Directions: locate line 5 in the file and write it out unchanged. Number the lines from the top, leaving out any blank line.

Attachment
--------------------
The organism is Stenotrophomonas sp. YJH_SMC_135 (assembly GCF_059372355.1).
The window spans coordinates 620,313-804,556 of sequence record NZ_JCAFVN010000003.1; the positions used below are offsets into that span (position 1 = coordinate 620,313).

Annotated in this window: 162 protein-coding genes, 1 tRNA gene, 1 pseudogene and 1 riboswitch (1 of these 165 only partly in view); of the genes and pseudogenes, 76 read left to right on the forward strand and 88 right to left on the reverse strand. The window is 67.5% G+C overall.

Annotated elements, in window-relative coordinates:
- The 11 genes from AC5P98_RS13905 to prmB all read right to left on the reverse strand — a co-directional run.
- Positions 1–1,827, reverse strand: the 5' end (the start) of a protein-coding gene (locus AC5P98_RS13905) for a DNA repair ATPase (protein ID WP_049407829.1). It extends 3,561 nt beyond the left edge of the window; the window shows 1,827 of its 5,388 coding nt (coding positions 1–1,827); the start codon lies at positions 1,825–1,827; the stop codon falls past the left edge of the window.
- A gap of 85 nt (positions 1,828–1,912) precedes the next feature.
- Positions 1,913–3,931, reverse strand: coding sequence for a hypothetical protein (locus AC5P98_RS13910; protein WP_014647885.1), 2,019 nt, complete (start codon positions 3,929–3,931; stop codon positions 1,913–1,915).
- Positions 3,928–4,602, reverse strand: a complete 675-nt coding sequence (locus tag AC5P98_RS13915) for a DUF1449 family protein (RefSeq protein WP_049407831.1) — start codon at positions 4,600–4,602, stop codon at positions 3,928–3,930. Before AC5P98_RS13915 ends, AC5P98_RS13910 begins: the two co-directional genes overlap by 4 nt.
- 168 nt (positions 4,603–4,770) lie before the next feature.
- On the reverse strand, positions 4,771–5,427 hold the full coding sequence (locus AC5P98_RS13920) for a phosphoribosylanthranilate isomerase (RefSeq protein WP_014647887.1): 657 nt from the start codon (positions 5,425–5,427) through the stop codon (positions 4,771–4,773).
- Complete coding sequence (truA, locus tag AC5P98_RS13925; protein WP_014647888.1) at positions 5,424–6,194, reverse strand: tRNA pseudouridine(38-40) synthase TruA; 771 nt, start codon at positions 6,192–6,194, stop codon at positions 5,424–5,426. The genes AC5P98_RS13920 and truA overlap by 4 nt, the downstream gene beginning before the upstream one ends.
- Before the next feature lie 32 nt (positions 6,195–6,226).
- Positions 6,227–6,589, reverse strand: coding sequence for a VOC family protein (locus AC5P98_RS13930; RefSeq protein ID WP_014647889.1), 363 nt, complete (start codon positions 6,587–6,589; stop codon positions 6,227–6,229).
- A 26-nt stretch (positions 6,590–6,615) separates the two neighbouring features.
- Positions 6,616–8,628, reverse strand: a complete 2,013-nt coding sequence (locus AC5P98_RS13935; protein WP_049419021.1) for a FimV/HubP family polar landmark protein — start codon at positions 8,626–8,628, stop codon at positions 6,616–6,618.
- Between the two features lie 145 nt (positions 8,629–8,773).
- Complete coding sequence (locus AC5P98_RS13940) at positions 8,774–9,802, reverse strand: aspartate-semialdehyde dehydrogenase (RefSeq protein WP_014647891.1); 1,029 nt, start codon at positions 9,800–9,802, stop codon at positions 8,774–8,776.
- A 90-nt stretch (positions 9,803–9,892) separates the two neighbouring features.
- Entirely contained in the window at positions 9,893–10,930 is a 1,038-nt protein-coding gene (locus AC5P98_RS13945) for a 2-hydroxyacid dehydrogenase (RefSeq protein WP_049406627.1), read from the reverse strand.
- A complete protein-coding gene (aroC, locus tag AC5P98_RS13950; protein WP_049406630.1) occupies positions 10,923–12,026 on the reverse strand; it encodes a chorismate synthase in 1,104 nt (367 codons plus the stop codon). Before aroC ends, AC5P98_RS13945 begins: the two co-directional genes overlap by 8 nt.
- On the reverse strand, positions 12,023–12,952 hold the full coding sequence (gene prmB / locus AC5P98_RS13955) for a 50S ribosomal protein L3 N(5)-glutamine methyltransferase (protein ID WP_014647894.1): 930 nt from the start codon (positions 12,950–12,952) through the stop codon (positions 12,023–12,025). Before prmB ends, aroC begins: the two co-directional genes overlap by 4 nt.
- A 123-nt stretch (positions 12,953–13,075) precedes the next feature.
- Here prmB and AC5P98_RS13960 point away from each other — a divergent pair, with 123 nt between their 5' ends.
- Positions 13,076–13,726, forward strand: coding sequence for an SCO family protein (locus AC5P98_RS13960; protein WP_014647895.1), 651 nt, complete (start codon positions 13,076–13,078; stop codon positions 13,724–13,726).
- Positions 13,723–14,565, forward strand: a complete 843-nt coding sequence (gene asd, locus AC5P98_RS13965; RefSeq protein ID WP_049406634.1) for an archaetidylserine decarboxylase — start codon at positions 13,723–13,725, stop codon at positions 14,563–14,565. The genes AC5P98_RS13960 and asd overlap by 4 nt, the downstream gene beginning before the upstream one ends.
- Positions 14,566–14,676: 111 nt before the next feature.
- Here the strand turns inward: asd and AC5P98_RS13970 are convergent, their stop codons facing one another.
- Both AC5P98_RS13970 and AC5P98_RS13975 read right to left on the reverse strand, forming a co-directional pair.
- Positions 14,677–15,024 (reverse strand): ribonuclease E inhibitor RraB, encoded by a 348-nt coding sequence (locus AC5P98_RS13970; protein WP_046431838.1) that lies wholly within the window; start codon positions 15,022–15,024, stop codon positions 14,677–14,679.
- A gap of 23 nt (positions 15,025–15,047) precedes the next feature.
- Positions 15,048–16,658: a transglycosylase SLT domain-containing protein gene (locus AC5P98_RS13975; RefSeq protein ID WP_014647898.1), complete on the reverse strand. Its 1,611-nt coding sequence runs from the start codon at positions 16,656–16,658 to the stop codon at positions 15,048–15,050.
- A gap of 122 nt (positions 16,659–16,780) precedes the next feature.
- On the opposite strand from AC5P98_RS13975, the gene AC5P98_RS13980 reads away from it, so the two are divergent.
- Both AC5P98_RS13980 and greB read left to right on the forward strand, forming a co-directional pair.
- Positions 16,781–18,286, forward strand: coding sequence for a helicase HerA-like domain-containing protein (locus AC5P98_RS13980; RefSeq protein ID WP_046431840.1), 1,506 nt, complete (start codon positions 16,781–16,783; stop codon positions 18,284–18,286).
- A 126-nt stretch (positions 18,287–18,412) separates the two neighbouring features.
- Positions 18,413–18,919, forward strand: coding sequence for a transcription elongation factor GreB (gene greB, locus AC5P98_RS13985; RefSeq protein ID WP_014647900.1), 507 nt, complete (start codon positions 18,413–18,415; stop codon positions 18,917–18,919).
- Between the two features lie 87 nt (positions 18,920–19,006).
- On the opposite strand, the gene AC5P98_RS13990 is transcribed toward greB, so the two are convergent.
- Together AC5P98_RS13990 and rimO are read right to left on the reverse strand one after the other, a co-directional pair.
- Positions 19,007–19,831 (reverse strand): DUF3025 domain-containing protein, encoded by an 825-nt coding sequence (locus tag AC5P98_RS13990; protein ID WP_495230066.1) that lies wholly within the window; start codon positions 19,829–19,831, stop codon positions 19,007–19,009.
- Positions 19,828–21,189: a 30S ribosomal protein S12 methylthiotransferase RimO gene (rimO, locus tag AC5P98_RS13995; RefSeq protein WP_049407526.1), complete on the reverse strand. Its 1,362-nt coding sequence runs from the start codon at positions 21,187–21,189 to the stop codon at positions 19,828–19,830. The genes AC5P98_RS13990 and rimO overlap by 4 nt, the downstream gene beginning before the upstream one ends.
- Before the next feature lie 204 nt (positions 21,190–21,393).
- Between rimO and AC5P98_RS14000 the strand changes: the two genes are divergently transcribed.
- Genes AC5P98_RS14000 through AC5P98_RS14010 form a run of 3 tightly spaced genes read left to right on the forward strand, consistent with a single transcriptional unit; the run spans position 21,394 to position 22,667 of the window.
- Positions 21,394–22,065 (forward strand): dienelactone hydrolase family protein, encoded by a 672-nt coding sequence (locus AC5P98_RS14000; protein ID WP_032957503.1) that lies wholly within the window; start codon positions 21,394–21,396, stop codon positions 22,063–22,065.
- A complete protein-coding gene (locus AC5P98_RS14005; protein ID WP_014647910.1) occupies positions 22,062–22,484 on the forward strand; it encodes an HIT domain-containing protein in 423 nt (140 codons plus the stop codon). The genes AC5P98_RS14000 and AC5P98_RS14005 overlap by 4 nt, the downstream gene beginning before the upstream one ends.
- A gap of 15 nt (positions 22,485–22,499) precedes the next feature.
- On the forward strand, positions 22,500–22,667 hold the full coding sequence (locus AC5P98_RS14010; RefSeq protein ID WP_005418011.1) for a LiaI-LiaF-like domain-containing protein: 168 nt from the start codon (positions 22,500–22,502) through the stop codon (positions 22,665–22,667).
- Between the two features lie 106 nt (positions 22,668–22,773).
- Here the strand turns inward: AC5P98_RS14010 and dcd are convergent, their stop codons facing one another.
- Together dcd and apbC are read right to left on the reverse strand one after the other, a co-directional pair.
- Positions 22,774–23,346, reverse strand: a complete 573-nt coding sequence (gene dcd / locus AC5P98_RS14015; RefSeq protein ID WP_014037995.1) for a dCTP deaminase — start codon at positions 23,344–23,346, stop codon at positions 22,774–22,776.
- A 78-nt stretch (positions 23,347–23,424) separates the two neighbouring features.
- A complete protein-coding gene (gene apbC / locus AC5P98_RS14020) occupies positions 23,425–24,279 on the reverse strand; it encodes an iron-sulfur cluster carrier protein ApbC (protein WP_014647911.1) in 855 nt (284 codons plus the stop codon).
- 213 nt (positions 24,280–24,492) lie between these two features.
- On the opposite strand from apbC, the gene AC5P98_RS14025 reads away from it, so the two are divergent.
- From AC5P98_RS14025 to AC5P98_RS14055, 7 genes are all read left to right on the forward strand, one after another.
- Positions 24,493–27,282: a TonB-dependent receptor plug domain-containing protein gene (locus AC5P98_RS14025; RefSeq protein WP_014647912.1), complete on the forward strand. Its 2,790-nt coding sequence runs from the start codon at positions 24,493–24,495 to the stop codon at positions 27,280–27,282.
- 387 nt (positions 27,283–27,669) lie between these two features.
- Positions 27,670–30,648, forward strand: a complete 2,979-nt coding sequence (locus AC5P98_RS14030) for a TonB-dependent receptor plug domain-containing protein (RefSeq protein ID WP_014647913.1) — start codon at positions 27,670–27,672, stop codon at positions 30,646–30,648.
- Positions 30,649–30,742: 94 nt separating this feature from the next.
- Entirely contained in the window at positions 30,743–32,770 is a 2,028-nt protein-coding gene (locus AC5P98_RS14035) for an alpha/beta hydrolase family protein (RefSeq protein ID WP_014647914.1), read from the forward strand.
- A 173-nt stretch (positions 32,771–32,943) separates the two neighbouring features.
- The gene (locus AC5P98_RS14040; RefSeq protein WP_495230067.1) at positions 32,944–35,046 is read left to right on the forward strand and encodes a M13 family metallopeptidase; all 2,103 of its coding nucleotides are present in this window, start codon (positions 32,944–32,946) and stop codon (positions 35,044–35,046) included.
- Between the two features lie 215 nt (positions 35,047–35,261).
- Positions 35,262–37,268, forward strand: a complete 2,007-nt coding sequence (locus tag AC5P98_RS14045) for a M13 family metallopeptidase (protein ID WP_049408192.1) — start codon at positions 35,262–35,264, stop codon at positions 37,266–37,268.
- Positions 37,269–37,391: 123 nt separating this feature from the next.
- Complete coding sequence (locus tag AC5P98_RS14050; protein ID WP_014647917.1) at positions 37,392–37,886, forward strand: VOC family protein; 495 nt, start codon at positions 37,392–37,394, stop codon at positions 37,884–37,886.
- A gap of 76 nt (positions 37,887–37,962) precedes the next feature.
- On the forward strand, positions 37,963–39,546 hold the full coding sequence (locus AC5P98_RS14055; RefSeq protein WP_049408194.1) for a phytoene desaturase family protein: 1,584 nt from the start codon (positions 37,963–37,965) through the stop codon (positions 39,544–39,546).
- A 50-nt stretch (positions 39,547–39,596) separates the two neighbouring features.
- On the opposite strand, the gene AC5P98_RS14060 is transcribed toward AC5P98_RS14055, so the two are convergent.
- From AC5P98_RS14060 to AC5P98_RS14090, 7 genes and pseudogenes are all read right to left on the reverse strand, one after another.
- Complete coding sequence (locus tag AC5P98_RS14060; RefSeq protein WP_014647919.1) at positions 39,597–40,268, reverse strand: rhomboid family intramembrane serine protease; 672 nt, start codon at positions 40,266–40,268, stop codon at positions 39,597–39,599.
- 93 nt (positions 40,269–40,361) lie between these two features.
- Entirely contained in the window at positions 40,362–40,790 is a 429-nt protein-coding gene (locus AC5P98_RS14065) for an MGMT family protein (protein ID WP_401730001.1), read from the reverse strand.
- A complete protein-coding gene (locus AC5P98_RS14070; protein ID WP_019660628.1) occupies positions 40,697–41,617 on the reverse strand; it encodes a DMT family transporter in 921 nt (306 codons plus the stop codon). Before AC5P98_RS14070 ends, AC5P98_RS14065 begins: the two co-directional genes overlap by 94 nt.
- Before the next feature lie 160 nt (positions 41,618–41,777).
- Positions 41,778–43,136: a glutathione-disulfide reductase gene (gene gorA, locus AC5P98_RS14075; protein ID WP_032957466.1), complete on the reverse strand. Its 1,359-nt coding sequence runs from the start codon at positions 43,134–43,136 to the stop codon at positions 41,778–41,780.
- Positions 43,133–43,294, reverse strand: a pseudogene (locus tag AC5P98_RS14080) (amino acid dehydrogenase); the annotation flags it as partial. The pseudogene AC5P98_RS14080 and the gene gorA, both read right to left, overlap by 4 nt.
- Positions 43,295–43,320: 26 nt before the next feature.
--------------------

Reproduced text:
- The 11 genes from AC5P98_RS13905 to prmB all read right to left on the reverse strand — a co-directional run.